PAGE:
The research found that product charges have fallen over the last two years, but says the impact of the RDR on the total cost of investment remains unclear.
The report says: “There is evidence that adviser charges have increased in some cases (certainly, there is no notable evidence to suggest that these have fallen), and lower product charges may not offset this.
“There is also the possibility that some advisers are channeling more of their clients’ portfolios to lower-charging (that is, passive) funds in order to keep total costs to clients low, rather than reducing their own charges.”
But Clarke Robinson & Co managing director Steven Robinson argues: “The RDR has increased the cost of business to advisers. They have to either pass the cost of that on to clients, or absorb it themselves.”
One advice firm has been referred to enforcement action as a result of the review, with the FCA saying the firm has not “sufficiently engaged with the changes the RDR requires”. The firm’s failings relate to disclosure and ongoing services.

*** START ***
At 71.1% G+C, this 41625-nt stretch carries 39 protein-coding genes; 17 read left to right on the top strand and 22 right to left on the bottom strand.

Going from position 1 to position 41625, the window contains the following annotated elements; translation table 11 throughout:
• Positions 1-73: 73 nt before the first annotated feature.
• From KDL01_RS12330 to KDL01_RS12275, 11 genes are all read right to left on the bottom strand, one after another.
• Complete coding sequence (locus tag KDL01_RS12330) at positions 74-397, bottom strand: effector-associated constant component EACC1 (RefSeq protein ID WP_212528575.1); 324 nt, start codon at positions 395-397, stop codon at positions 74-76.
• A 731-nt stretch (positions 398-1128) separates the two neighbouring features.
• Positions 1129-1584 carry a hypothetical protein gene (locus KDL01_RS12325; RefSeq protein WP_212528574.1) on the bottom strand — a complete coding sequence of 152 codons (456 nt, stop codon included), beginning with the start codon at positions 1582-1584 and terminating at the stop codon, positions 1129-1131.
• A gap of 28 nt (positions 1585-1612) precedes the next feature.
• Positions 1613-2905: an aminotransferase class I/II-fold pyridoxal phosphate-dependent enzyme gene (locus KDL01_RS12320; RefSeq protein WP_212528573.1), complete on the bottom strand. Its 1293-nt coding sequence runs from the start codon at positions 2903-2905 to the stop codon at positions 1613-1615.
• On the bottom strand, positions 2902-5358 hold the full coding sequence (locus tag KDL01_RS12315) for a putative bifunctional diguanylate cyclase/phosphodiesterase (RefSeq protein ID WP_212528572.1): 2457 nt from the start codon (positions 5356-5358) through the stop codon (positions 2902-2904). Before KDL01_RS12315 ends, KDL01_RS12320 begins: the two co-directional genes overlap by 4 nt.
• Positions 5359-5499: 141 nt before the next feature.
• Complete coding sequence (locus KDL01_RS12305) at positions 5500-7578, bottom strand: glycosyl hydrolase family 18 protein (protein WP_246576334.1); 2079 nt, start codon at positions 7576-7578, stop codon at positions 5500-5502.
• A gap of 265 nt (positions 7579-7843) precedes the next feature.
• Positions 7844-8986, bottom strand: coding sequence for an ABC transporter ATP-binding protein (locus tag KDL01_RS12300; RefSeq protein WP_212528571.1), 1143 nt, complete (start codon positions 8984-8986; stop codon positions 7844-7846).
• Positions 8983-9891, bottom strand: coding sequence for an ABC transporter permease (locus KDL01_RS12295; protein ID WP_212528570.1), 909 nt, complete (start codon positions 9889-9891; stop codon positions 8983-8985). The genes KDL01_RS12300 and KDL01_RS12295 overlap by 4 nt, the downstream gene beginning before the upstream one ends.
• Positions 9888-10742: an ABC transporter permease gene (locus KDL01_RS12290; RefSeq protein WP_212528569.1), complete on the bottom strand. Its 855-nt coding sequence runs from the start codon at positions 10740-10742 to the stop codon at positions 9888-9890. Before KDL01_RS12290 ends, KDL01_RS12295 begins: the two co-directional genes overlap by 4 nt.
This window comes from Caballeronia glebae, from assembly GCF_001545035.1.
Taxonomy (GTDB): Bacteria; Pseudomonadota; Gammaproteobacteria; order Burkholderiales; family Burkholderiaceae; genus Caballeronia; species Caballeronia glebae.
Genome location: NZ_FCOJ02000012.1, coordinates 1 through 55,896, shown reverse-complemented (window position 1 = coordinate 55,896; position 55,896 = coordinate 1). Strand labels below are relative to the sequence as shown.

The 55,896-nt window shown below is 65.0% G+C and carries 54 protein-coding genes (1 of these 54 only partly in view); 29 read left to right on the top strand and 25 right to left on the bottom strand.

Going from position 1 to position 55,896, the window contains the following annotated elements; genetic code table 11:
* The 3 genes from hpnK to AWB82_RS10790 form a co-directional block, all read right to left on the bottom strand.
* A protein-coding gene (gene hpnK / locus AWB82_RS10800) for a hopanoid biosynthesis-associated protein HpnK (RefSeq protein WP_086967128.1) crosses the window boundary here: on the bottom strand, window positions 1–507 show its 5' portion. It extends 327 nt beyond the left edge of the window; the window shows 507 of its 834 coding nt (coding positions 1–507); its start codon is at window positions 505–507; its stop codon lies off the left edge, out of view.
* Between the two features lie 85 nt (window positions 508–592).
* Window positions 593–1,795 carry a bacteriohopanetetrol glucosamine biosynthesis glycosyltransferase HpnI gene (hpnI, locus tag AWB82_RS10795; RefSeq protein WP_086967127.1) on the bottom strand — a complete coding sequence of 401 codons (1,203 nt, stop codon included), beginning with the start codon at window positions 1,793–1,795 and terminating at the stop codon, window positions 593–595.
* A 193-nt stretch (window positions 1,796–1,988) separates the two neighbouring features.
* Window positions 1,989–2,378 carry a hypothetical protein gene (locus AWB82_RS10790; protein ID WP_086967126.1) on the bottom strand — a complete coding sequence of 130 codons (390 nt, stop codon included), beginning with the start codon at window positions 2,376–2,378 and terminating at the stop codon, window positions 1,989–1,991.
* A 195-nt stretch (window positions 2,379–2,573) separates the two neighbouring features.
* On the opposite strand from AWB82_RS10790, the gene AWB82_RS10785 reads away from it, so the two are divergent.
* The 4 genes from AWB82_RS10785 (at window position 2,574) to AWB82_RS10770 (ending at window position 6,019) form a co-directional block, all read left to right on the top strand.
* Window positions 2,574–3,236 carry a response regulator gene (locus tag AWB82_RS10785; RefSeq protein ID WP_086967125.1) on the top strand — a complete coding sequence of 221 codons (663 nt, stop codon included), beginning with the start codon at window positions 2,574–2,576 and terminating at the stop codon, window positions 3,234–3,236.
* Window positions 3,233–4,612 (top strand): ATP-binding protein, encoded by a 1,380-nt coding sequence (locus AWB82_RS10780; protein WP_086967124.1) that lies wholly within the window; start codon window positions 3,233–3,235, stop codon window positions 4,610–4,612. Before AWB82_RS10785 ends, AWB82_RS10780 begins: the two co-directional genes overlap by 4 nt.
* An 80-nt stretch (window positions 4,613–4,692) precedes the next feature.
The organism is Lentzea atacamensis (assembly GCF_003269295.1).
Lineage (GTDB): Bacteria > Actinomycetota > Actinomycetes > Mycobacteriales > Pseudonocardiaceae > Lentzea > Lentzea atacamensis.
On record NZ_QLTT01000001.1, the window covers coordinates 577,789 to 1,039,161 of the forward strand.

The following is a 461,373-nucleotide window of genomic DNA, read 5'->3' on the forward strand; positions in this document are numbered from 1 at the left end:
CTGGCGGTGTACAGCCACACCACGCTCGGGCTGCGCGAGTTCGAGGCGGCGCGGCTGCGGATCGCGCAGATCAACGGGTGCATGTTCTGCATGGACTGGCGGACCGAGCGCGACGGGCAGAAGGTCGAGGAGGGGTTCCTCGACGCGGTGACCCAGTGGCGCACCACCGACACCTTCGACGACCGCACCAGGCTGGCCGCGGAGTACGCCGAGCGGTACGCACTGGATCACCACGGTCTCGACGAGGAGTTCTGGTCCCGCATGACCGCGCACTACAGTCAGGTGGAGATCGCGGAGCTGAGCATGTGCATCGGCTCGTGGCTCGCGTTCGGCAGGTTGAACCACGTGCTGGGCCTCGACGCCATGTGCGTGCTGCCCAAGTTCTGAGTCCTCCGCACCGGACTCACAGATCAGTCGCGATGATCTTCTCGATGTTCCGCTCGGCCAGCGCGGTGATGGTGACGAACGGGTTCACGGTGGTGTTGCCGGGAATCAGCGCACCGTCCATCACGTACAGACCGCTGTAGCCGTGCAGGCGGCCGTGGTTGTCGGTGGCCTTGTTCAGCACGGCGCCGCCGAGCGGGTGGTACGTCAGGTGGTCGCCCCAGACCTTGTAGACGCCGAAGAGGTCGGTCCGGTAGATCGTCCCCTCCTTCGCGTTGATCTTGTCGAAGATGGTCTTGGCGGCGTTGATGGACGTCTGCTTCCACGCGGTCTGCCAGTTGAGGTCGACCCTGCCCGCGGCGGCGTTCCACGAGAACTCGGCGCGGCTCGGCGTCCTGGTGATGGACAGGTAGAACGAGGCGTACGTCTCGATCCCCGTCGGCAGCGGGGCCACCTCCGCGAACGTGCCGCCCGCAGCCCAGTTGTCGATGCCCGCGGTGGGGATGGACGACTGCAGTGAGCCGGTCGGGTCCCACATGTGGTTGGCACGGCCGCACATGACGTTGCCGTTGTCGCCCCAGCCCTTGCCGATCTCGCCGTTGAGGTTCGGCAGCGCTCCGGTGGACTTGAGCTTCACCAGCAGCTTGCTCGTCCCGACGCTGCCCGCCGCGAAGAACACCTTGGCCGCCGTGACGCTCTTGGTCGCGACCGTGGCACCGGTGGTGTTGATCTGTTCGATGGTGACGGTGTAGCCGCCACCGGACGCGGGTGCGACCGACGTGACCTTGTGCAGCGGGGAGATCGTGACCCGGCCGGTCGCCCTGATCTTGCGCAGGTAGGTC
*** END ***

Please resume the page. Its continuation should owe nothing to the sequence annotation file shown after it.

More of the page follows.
The regulator also singled out wealth managers for particular criticism.
It says too many wealth management firms operating on a percentage charging basis are failing to provide examples in cash terms in their generic charging structures.
The industry-wide failings in this area are 15 per cent for initial charges and 18 per cent for ongoing charges, but the equivalent figures for wealth management firms are 36 per cent and 50 per cent respectively.
The industry can also expect further scrutiny from the regulator over the coming years.
FCA head of investment David Geale says: “The RDR was a generational change and we are only two years in, so it is early days. This is the first stage of the post-implementation review and there are encouraging signs but some areas where we need to do further work.”